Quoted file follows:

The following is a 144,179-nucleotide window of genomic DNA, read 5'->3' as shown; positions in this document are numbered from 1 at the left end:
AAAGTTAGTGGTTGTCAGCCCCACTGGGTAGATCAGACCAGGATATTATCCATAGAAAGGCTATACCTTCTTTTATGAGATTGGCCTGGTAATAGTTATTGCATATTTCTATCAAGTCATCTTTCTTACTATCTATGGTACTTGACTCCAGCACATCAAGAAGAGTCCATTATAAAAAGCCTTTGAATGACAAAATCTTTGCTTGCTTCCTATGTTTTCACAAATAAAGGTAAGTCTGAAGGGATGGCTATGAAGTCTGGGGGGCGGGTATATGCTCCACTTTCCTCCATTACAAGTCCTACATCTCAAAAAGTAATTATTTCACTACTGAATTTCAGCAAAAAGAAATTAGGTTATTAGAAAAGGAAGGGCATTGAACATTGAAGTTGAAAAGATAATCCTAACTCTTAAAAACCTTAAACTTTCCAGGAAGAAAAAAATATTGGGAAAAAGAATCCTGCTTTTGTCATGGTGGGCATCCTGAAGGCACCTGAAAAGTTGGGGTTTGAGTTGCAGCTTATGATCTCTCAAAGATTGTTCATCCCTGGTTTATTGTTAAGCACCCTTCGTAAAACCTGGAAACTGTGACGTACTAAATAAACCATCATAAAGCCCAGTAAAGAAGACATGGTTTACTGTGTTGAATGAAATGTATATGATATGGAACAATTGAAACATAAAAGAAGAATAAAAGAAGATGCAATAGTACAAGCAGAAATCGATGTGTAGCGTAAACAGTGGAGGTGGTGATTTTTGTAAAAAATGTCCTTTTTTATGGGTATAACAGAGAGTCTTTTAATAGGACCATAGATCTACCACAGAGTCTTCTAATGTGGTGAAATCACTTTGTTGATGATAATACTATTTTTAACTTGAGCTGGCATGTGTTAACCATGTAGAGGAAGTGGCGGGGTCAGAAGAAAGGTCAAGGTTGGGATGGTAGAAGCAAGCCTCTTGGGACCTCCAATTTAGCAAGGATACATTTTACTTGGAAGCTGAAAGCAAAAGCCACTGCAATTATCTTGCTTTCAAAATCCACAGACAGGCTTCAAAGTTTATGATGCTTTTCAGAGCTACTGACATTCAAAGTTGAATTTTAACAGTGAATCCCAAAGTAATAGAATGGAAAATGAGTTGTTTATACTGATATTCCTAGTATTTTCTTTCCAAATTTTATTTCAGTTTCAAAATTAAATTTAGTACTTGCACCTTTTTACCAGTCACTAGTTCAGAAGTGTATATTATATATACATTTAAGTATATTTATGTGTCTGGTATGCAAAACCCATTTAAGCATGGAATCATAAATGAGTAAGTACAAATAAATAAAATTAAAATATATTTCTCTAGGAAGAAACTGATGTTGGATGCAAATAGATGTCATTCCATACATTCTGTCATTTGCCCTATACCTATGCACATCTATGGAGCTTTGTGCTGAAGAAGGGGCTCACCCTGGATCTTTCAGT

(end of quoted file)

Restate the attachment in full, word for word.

The following is a 144,179-nucleotide window of genomic DNA, read 5'->3' as shown; positions in this document are numbered from 1 at the left end:
AAAGTTAGTGGTTGTCAGCCCCACTGGGTAGATCAGACCAGGATATTATCCATAGAAAGGCTATACCTTCTTTTATGAGATTGGCCTGGTAATAGTTATTGCATATTTCTATCAAGTCATCTTTCTTACTATCTATGGTACTTGACTCCAGCACATCAAGAAGAGTCCATTATAAAAAGCCTTTGAATGACAAAATCTTTGCTTGCTTCCTATGTTTTCACAAATAAAGGTAAGTCTGAAGGGATGGCTATGAAGTCTGGGGGGCGGGTATATGCTCCACTTTCCTCCATTACAAGTCCTACATCTCAAAAAGTAATTATTTCACTACTGAATTTCAGCAAAAAGAAATTAGGTTATTAGAAAAGGAAGGGCATTGAACATTGAAGTTGAAAAGATAATCCTAACTCTTAAAAACCTTAAACTTTCCAGGAAGAAAAAAATATTGGGAAAAAGAATCCTGCTTTTGTCATGGTGGGCATCCTGAAGGCACCTGAAAAGTTGGGGTTTGAGTTGCAGCTTATGATCTCTCAAAGATTGTTCATCCCTGGTTTATTGTTAAGCACCCTTCGTAAAACCTGGAAACTGTGACGTACTAAATAAACCATCATAAAGCCCAGTAAAGAAGACATGGTTTACTGTGTTGAATGAAATGTATATGATATGGAACAATTGAAACATAAAAGAAGAATAAAAGAAGATGCAATAGTACAAGCAGAAATCGATGTGTAGCGTAAACAGTGGAGGTGGTGATTTTTGTAAAAAATGTCCTTTTTTATGGGTATAACAGAGAGTCTTTTAATAGGACCATAGATCTACCACAGAGTCTTCTAATGTGGTGAAATCACTTTGTTGATGATAATACTATTTTTAACTTGAGCTGGCATGTGTTAACCATGTAGAGGAAGTGGCGGGGTCAGAAGAAAGGTCAAGGTTGGGATGGTAGAAGCAAGCCTCTTGGGACCTCCAATTTAGCAAGGATACATTTTACTTGGAAGCTGAAAGCAAAAGCCACTGCAATTATCTTGCTTTCAAAATCCACAGACAGGCTTCAAAGTTTATGATGCTTTTCAGAGCTACTGACATTCAAAGTTGAATTTTAACAGTGAATCCCAAAGTAATAGAATGGAAAATGAGTTGTTTATACTGATATTCCTAGTATTTTCTTTCCAAATTTTATTTCAGTTTCAAAATTAAATTTAGTACTTGCACCTTTTTACCAGTCACTAGTTCAGAAGTGTATATTATATATACATTTAAGTATATTTATGTGTCTGGTATGCAAAACCCATTTAAGCATGGAATCATAAATGAGTAAGTACAAATAAATAAAATTAAAATATATTTCTCTAGGAAGAAACTGATGTTGGATGCAAATAGATGTCATTCCATACATTCTGTCATTTGCCCTATACCTATGCACATCTATGGAGCTTTGTGCTGAAGAAGGGGCTCACCCTGGATCTTTCAGT